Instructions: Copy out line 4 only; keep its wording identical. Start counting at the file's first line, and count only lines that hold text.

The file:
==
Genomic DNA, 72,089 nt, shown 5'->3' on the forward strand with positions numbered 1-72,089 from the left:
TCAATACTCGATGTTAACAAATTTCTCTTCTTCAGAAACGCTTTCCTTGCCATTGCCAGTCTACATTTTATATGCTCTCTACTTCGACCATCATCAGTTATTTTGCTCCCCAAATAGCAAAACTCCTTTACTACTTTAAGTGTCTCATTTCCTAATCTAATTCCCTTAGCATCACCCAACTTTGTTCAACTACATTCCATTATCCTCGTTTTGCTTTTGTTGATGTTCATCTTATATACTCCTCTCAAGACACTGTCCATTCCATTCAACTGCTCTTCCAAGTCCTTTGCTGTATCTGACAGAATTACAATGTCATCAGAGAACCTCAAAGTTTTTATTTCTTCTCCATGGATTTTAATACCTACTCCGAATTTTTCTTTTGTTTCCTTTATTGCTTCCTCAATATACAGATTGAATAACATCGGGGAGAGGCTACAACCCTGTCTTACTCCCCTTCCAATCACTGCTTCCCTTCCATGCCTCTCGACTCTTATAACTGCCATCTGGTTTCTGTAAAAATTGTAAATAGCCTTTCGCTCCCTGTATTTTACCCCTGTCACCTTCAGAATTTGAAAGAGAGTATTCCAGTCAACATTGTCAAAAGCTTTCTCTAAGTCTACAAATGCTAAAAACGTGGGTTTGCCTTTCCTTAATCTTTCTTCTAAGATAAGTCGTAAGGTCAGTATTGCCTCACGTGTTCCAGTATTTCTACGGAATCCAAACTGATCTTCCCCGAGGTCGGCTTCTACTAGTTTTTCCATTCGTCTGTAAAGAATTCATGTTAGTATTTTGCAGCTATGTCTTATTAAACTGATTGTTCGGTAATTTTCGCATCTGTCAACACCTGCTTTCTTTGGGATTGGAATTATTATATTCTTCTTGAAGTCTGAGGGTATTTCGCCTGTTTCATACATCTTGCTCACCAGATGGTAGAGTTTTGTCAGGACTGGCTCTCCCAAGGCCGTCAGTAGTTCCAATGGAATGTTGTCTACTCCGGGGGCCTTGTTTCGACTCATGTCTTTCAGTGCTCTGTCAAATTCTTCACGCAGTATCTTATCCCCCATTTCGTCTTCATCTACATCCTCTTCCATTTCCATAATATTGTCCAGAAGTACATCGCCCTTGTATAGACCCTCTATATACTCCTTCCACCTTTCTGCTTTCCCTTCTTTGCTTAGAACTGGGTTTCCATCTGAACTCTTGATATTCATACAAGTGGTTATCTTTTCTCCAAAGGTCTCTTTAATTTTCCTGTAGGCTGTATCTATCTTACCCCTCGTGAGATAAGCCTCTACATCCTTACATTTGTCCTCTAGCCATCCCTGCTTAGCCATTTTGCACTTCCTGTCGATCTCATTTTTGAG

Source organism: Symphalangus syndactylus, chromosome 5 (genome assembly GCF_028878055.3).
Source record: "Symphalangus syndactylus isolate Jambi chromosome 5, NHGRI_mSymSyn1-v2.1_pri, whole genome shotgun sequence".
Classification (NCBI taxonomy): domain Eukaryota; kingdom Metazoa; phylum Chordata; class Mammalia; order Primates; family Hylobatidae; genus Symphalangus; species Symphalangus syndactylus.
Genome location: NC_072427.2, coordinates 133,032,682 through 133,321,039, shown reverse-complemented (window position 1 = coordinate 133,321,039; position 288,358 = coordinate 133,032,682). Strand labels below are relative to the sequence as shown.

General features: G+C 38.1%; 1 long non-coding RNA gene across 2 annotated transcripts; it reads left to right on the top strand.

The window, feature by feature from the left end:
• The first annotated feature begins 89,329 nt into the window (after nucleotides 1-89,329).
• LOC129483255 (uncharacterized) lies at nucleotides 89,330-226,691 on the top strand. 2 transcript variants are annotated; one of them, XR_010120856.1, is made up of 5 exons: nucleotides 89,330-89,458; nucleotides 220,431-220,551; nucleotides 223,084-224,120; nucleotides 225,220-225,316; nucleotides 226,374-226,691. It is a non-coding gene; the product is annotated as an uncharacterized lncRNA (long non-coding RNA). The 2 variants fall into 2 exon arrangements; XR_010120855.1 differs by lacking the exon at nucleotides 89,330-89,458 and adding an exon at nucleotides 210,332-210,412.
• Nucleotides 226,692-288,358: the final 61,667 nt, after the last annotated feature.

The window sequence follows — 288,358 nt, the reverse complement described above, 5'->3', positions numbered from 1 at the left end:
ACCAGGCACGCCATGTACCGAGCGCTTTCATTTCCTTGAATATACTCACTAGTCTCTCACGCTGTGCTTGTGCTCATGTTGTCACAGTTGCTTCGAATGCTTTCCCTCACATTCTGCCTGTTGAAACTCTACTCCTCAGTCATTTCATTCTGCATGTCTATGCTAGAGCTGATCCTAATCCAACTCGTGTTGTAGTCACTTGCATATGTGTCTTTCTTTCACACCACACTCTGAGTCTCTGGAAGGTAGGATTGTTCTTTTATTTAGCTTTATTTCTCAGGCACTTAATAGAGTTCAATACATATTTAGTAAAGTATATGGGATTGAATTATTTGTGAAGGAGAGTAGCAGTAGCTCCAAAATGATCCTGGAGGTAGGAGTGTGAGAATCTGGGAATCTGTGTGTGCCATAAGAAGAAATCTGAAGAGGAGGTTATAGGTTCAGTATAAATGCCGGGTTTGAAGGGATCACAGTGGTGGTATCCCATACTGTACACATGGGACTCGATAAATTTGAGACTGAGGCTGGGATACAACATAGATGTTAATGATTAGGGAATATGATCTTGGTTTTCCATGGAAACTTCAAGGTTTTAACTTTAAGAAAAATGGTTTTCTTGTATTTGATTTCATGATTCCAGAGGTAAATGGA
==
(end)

Source record: "Symphalangus syndactylus isolate Jambi chromosome 5, NHGRI_mSymSyn1-v2.1_pri, whole genome shotgun sequence".